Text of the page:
The field of social cognitive neuroscience has captured the attention of many researchers during the past ten years. Much of the impetus for this new field came from the development of functional neuroimaging methods that made it possible to unobtrusively measure brain activation over time. Using these methods over the last 30 years has allowed psychologists to move from simple validation questions -- would flashing stimuli activate the visual cortex -- to those about the functional specialization of brain regions -- are there regions in the inferior temporal cortex dedicated to face processing -- to questions that, just a decade ago, would have been considered intractable at such a level of analysis.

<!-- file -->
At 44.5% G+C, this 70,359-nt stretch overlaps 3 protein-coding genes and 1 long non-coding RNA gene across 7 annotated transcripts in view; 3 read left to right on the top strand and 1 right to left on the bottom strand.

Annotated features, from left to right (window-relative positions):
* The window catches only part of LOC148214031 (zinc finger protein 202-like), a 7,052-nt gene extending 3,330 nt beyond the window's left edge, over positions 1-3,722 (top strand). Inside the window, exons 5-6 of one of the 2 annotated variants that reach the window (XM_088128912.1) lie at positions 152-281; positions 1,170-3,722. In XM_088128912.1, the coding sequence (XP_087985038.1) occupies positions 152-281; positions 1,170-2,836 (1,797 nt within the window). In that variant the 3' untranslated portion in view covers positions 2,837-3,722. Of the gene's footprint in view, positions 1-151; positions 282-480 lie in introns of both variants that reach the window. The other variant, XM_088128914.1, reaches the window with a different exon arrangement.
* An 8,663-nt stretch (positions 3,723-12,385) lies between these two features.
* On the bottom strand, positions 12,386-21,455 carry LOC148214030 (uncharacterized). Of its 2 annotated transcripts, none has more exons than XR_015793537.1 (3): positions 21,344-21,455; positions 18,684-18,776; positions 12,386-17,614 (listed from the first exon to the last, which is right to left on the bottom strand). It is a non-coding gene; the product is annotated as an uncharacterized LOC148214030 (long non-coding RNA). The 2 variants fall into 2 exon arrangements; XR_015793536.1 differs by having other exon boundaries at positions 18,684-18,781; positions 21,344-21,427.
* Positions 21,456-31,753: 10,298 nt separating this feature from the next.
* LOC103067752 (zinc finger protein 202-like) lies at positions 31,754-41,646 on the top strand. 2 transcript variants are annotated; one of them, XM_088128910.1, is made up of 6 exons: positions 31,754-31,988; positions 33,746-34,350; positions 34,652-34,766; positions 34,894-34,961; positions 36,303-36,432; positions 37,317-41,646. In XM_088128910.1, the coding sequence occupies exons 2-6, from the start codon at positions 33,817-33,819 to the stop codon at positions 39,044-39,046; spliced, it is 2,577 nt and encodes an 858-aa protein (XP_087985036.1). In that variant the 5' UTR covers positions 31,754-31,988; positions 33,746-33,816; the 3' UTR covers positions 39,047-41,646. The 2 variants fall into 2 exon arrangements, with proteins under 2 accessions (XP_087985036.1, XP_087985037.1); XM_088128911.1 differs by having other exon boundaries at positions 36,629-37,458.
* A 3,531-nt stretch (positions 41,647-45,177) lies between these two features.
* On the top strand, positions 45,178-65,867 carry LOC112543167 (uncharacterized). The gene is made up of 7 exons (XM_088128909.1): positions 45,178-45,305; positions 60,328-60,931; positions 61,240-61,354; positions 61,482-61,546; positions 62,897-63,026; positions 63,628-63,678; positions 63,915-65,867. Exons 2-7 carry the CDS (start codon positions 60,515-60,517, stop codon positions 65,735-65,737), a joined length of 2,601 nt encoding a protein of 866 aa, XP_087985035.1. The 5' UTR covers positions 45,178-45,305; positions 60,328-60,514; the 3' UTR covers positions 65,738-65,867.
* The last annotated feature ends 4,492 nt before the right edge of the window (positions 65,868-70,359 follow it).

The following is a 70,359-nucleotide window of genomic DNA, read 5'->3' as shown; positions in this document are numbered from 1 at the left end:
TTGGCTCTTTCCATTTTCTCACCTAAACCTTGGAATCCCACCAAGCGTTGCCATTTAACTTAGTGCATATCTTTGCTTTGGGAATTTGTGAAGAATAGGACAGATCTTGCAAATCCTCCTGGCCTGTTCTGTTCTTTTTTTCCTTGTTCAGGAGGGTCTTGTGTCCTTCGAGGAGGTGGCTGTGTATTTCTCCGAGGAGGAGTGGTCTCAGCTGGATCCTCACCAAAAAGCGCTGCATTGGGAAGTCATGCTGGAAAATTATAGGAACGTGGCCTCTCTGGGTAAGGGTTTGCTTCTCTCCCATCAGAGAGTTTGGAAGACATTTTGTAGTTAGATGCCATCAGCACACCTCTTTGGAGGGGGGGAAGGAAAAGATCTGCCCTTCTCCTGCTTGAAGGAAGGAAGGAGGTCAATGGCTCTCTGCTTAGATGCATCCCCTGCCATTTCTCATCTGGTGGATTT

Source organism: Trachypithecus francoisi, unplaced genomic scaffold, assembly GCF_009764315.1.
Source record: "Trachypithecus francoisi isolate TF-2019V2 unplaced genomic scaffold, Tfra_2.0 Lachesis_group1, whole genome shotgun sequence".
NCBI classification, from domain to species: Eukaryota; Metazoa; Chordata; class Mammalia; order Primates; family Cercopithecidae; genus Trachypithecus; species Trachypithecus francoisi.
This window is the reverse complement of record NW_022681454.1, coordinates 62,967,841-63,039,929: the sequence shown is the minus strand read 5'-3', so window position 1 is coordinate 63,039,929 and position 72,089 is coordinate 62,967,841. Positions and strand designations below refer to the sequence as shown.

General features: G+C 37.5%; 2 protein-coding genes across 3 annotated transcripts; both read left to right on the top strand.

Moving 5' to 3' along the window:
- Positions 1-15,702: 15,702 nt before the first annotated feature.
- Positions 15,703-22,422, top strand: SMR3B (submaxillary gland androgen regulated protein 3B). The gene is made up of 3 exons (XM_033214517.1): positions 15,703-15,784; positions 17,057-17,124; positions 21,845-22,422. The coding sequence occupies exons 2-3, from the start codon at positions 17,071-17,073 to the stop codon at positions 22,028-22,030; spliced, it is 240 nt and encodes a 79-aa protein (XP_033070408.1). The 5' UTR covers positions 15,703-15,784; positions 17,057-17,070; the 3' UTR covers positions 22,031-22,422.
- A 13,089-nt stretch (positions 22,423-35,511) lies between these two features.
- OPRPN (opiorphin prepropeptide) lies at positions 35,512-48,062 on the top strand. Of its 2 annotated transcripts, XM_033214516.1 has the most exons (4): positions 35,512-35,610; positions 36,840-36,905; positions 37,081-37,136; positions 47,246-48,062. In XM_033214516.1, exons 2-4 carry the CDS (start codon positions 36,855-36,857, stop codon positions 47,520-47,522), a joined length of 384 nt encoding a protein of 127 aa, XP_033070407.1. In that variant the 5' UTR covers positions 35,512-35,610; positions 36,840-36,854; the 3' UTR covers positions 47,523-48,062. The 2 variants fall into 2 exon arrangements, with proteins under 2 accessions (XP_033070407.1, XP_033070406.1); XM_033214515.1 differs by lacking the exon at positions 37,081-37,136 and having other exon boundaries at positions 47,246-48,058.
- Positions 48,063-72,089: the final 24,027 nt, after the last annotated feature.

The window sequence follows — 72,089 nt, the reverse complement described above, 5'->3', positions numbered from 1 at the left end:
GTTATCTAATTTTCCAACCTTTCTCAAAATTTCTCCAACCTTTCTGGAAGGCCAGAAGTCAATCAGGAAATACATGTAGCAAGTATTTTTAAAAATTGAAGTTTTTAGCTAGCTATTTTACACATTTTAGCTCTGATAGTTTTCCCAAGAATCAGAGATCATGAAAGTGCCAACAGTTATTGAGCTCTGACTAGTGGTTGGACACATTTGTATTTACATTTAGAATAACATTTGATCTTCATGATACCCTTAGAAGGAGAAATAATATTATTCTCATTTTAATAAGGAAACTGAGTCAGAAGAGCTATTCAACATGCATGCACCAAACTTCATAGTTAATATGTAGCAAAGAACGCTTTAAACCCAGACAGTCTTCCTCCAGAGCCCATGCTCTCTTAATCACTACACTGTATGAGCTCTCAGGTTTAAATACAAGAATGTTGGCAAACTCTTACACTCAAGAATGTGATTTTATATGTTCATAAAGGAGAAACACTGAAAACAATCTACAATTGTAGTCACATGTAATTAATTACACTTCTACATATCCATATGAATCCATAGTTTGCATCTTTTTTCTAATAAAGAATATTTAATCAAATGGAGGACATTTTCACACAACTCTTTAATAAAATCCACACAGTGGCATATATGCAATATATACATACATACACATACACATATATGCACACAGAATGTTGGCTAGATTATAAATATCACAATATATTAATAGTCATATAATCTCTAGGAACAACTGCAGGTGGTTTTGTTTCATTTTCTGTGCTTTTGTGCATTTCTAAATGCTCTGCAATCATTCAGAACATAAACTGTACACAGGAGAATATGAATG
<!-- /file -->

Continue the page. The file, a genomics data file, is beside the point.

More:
These so-called "intractable" questions are the focus of the chapters in this book, which introduces social cognitive neuroscience research addressing questions of fundamental importance to social psychology: How do we understand and represent other people? How do we represent social groups? How do we regulate our emotions and socially undesirable responses? This book also presents innovative combinations of multiple methodologies, including behavioral experiments, computer modeling, functional Magnetic Resonance Imaging (fMRI) experiments, Event-Related Potential (ERP) experiments, and brain lesion studies. It is divided into four sections. The first three sections present the latest research on, respectively, understanding and representing other people, representing social groups, and the interplay of cognition and emotion in social regulation. In the fourth section, contributors step back and consider a range of novel topics that have emerged in the context of social neuroscience research: understanding social exclusion as pain, deconstructing our moral intuitions, understanding cooperative exchanges with other agents, and the effect of aging on brain function and its implications for well-being. Taken together, these chapters provide a rich introduction to an exciting, rapidly developing and expanding field that promises a richer and deeper understanding of the social mind.